George P. Johnson designed and fabricated most of the structures for the conference campuses, including theaters, think tanks and activations, which were all part of a branded architecture system developed with IBM and tied to the overall brand.
The theaters are large-format, fabricated architecture supporting materials and graphics that allow for custom visual identification within the conference. Think tanks are designed to support a variety of deep-dive breakout sessions and networking. They can be configured to support the best scenario for delivering content and engaging with the audience following keynote speeches in a theater-type setting.
Goveia worked with Matthew Calkins, design principal and creative director of IBM Events and Environments, to come up with special “brand moments” for attendees, especially those that created social media buzz by serving as a perfect photo opportunity.
Most notable was a 40-foot physical representation of the famous IBM rebus logo suspended in the renovated lobby of Moscone South. Originally designed by Paul Rand in 1981, the logo uses pictures of an eye, a bee and the iconic M in vertical order.
“Creating a three-dimensional, suspended version presented an entirely new set of challenges,” Goveia says. “To maintain the integrity of the logo, GPJ needed to come up with creative solutions and materials to solve for the ‘negative’ space between each of the letters and elements. Size and weight were also critical factors, as the structure had to be suspended over an area where attendees would be walking, and again, rigged and hung in what was an eerily short move-in time.”
Everyone at IBM and GPJ considered the show a “rousing success,” and the teams are proud of putting in long hours.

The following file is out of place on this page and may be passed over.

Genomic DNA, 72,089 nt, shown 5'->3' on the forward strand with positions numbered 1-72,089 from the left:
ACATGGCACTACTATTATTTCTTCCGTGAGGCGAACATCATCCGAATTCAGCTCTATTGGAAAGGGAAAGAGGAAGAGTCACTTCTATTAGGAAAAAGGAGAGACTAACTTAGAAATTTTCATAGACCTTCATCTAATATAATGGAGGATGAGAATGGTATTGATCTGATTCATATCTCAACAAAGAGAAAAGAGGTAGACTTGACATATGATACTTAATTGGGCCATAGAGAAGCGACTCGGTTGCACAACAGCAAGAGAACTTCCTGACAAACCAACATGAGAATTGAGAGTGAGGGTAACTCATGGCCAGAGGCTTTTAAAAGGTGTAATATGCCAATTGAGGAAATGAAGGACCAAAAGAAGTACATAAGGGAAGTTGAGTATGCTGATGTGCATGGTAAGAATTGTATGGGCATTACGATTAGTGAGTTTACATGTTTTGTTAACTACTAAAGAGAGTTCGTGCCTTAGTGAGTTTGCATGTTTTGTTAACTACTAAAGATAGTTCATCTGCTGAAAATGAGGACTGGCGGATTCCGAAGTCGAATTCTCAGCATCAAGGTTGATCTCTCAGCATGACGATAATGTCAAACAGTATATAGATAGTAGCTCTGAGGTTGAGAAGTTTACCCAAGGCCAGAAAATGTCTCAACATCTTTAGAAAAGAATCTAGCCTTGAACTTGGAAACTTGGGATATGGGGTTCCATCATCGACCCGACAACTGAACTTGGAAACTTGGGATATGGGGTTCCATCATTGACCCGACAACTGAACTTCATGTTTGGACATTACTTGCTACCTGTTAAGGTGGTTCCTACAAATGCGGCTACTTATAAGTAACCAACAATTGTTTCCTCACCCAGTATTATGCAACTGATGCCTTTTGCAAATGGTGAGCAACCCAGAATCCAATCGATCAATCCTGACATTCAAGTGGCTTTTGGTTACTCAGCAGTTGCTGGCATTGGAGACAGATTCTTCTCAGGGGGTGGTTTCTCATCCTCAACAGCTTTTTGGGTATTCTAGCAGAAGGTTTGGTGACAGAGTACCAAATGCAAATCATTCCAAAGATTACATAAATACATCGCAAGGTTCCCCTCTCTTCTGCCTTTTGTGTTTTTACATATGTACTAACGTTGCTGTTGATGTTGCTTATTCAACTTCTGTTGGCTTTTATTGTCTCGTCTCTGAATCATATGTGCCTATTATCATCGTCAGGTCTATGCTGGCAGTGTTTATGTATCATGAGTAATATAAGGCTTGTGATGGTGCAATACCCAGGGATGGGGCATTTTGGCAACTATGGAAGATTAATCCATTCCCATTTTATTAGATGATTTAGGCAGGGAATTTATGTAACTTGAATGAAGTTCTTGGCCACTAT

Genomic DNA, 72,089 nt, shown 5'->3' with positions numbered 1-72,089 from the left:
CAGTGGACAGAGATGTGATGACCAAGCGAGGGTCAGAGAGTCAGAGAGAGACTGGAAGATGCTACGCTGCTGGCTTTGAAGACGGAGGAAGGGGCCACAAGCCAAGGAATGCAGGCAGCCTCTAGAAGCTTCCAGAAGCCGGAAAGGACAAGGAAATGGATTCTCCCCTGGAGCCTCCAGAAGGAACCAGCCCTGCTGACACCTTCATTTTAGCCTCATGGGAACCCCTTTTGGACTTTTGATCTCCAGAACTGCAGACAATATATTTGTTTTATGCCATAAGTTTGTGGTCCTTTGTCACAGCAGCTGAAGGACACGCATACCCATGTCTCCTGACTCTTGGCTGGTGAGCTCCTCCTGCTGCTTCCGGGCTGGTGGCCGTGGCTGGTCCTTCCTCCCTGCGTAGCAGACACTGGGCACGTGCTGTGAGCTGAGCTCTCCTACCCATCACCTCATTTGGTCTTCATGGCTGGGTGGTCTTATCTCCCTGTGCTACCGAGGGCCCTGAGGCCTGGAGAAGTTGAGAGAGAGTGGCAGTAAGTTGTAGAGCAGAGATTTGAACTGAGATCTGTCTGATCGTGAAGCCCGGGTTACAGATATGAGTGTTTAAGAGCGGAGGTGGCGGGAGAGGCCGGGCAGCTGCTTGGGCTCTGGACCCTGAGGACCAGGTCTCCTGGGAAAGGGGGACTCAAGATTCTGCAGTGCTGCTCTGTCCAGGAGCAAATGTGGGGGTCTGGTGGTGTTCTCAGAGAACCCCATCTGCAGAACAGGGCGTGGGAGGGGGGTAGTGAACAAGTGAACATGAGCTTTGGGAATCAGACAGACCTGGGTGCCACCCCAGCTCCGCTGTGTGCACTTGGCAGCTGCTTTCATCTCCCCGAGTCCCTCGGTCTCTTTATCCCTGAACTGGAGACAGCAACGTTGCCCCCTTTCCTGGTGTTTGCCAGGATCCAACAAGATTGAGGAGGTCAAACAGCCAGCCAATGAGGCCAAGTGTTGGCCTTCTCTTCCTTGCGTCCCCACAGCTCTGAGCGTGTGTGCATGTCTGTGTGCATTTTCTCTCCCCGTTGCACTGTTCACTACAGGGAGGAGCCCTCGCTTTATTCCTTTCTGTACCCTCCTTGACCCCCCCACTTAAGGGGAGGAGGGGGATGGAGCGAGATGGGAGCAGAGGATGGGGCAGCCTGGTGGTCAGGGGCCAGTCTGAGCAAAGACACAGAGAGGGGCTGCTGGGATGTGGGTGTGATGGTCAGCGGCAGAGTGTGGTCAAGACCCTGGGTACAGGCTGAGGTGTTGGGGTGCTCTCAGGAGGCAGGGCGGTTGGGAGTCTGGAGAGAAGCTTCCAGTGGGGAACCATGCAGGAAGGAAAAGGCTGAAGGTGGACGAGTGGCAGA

“Our biggest takeaway was that having the meticulous—almost surgical—precision for move-in paid dividends and has become a best practice for all future projects,” Goveia says.
Willwork and the GPJ team met three times a week with various teams and vendors to create a web-based production schedule for every action and order, along with appropriate labor to support that schedule. Willwork arranged for a two-day seminar at a Boston hotel where top supervisors and key managers from GPJ, IBM and 4 Productions sat in classrooms to get a 30,000-foot perspective of the event planning.
“I want to give credit to the unions,” DeRosa adds. “It was very important for the unions to succeed as well. IBM is coming into their city with a huge conference. Some others were saying the unions can’t get it done. It’s too much, too fast. I saw an exceptional attitude from the unions on site. You could see the guys really worked to be part of something big and part of the success story.”
IBM combined several of its large conferences into IBM Think in 2018, naming it after the company’s famous tagline and delving into technology and business topics with panel discussions led by visionaries in their fields. They talked about emerging technologies that are radically changing the business landscape. IBM Chair, CEO and President Ginni Rometty gave the keynote address on “Building Cognitive Enterprises,” while IBM Analytics General Manager Rob Thomas spoke on “Accelerating the Journey to AI.”
“There’s no AI without IA—information architecture,” Thomas says. “Every client has to go along the journey of the AI ladder, from how you collect data, organize data, analyze data and finally infuse data.”
This story originally appeared in the May/June issue of Exhibit City News, p. 46. For original layout, visit https://issuu.com/exhibitcitynews/docs/ecnflipbook_mayjune_2019_web